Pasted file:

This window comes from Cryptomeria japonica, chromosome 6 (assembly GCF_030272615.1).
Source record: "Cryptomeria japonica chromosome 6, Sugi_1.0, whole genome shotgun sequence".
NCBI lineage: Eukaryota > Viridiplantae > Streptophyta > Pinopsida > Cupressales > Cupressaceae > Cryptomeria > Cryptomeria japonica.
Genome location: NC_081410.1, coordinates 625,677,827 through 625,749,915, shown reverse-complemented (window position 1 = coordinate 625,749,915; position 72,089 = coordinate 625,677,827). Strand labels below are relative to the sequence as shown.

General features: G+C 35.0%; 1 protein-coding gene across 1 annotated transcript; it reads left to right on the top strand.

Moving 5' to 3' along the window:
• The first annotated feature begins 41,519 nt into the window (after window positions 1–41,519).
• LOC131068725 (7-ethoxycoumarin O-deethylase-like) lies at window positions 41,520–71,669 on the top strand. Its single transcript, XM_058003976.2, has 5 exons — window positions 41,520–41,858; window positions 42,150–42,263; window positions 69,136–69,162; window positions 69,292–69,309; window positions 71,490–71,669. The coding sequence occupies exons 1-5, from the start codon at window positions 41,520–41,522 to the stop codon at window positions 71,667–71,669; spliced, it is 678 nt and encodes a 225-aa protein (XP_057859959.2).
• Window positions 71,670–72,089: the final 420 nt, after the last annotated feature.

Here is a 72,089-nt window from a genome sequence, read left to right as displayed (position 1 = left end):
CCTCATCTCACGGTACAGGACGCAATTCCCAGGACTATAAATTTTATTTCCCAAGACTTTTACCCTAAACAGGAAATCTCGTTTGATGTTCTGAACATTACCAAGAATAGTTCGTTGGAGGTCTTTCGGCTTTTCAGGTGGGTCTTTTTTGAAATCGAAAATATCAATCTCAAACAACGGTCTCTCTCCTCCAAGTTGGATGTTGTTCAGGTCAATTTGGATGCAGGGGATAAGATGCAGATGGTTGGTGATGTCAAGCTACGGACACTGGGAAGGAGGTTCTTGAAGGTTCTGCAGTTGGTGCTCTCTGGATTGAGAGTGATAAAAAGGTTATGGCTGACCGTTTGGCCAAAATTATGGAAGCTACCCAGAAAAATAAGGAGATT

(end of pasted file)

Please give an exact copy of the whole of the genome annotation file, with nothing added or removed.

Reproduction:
This window comes from Cryptomeria japonica, chromosome 6 (assembly GCF_030272615.1).
Source record: "Cryptomeria japonica chromosome 6, Sugi_1.0, whole genome shotgun sequence".
NCBI lineage: Eukaryota > Viridiplantae > Streptophyta > Pinopsida > Cupressales > Cupressaceae > Cryptomeria > Cryptomeria japonica.
Genome location: NC_081410.1, coordinates 625,677,827 through 625,749,915, shown reverse-complemented (window position 1 = coordinate 625,749,915; position 72,089 = coordinate 625,677,827). Strand labels below are relative to the sequence as shown.

General features: G+C 35.0%; 1 protein-coding gene across 1 annotated transcript; it reads left to right on the top strand.

Moving 5' to 3' along the window:
• The first annotated feature begins 41,519 nt into the window (after window positions 1–41,519).
• LOC131068725 (7-ethoxycoumarin O-deethylase-like) lies at window positions 41,520–71,669 on the top strand. Its single transcript, XM_058003976.2, has 5 exons — window positions 41,520–41,858; window positions 42,150–42,263; window positions 69,136–69,162; window positions 69,292–69,309; window positions 71,490–71,669. The coding sequence occupies exons 1-5, from the start codon at window positions 41,520–41,522 to the stop codon at window positions 71,667–71,669; spliced, it is 678 nt and encodes a 225-aa protein (XP_057859959.2).
• Window positions 71,670–72,089: the final 420 nt, after the last annotated feature.

Here is a 72,089-nt window from a genome sequence, read left to right as displayed (position 1 = left end):
CCTCATCTCACGGTACAGGACGCAATTCCCAGGACTATAAATTTTATTTCCCAAGACTTTTACCCTAAACAGGAAATCTCGTTTGATGTTCTGAACATTACCAAGAATAGTTCGTTGGAGGTCTTTCGGCTTTTCAGGTGGGTCTTTTTTGAAATCGAAAATATCAATCTCAAACAACGGTCTCTCTCCTCCAAGTTGGATGTTGTTCAGGTCAATTTGGATGCAGGGGATAAGATGCAGATGGTTGGTGATGTCAAGCTACGGACACTGGGAAGGAGGTTCTTGAAGGTTCTGCAGTTGGTGCTCTCTGGATTGAGAGTGATAAAAAGGTTATGGCTGACCGTTTGGCCAAAATTATGGAAGCTACCCAGAAAAATAAGGAGATT